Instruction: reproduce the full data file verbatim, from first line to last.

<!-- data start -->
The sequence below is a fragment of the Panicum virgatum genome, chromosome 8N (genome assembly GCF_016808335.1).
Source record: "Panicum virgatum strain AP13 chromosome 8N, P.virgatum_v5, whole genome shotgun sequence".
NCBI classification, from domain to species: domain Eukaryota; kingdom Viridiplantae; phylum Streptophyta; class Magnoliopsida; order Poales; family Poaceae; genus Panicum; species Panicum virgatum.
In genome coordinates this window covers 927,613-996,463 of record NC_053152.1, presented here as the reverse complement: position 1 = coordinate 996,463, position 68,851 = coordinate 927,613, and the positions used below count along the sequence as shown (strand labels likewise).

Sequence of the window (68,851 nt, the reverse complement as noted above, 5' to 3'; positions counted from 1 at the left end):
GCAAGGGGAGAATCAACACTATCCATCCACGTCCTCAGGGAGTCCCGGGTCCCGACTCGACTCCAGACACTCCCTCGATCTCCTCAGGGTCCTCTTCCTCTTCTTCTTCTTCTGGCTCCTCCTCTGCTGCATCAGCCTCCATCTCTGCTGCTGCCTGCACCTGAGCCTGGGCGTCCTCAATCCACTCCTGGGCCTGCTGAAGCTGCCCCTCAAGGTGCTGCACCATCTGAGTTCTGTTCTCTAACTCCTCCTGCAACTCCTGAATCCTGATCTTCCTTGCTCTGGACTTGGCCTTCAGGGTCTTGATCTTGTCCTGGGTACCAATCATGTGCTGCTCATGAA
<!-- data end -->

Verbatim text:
The sequence below is a fragment of the Panicum virgatum genome, chromosome 8N (genome assembly GCF_016808335.1).
Source record: "Panicum virgatum strain AP13 chromosome 8N, P.virgatum_v5, whole genome shotgun sequence".
NCBI classification, from domain to species: domain Eukaryota; kingdom Viridiplantae; phylum Streptophyta; class Magnoliopsida; order Poales; family Poaceae; genus Panicum; species Panicum virgatum.
In genome coordinates this window covers 927,613-996,463 of record NC_053152.1, presented here as the reverse complement: position 1 = coordinate 996,463, position 68,851 = coordinate 927,613, and the positions used below count along the sequence as shown (strand labels likewise).

Sequence of the window (68,851 nt, the reverse complement as noted above, 5' to 3'; positions counted from 1 at the left end):
GCAAGGGGAGAATCAACACTATCCATCCACGTCCTCAGGGAGTCCCGGGTCCCGACTCGACTCCAGACACTCCCTCGATCTCCTCAGGGTCCTCTTCCTCTTCTTCTTCTTCTGGCTCCTCCTCTGCTGCATCAGCCTCCATCTCTGCTGCTGCCTGCACCTGAGCCTGGGCGTCCTCAATCCACTCCTGGGCCTGCTGAAGCTGCCCCTCAAGGTGCTGCACCATCTGAGTTCTGTTCTCTAACTCCTCCTGCAACTCCTGAATCCTGATCTTCCTTGCTCTGGACTTGGCCTTCAGGGTCTTGATCTTGTCCTGGGTACCAATCATGTGCTGCTCATGAA